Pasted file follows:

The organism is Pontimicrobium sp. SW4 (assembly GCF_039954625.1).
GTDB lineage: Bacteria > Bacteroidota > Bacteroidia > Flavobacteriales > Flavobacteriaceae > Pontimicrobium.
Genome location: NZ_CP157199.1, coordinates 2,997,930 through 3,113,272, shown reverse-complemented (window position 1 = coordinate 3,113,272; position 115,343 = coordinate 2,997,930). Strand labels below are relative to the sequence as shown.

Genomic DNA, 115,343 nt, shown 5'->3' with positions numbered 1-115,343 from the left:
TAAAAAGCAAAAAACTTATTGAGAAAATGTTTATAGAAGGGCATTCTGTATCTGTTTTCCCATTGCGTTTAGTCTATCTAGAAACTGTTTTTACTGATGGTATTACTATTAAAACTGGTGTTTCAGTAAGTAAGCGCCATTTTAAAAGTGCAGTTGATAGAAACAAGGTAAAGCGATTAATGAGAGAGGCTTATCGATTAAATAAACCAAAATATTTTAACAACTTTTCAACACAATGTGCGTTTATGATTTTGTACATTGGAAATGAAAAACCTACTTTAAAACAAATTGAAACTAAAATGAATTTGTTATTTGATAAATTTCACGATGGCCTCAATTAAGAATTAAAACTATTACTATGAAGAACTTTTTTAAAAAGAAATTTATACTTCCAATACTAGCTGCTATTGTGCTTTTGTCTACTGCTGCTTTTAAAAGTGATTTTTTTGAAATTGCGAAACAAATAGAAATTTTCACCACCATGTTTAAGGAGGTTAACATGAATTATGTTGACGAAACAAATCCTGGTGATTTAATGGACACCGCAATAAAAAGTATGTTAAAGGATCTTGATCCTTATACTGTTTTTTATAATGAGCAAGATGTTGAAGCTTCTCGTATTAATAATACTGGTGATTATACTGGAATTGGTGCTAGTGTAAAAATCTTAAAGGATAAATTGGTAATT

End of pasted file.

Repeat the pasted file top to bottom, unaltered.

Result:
The organism is Pontimicrobium sp. SW4 (assembly GCF_039954625.1).
GTDB lineage: Bacteria > Bacteroidota > Bacteroidia > Flavobacteriales > Flavobacteriaceae > Pontimicrobium.
Genome location: NZ_CP157199.1, coordinates 2,997,930 through 3,113,272, shown reverse-complemented (window position 1 = coordinate 3,113,272; position 115,343 = coordinate 2,997,930). Strand labels below are relative to the sequence as shown.

Genomic DNA, 115,343 nt, shown 5'->3' with positions numbered 1-115,343 from the left:
TAAAAAGCAAAAAACTTATTGAGAAAATGTTTATAGAAGGGCATTCTGTATCTGTTTTCCCATTGCGTTTAGTCTATCTAGAAACTGTTTTTACTGATGGTATTACTATTAAAACTGGTGTTTCAGTAAGTAAGCGCCATTTTAAAAGTGCAGTTGATAGAAACAAGGTAAAGCGATTAATGAGAGAGGCTTATCGATTAAATAAACCAAAATATTTTAACAACTTTTCAACACAATGTGCGTTTATGATTTTGTACATTGGAAATGAAAAACCTACTTTAAAACAAATTGAAACTAAAATGAATTTGTTATTTGATAAATTTCACGATGGCCTCAATTAAGAATTAAAACTATTACTATGAAGAACTTTTTTAAAAAGAAATTTATACTTCCAATACTAGCTGCTATTGTGCTTTTGTCTACTGCTGCTTTTAAAAGTGATTTTTTTGAAATTGCGAAACAAATAGAAATTTTCACCACCATGTTTAAGGAGGTTAACATGAATTATGTTGACGAAACAAATCCTGGTGATTTAATGGACACCGCAATAAAAAGTATGTTAAAGGATCTTGATCCTTATACTGTTTTTTATAATGAGCAAGATGTTGAAGCTTCTCGTATTAATAATACTGGTGATTATACTGGAATTGGTGCTAGTGTAAAAATCTTAAAGGATAAATTGGTAATT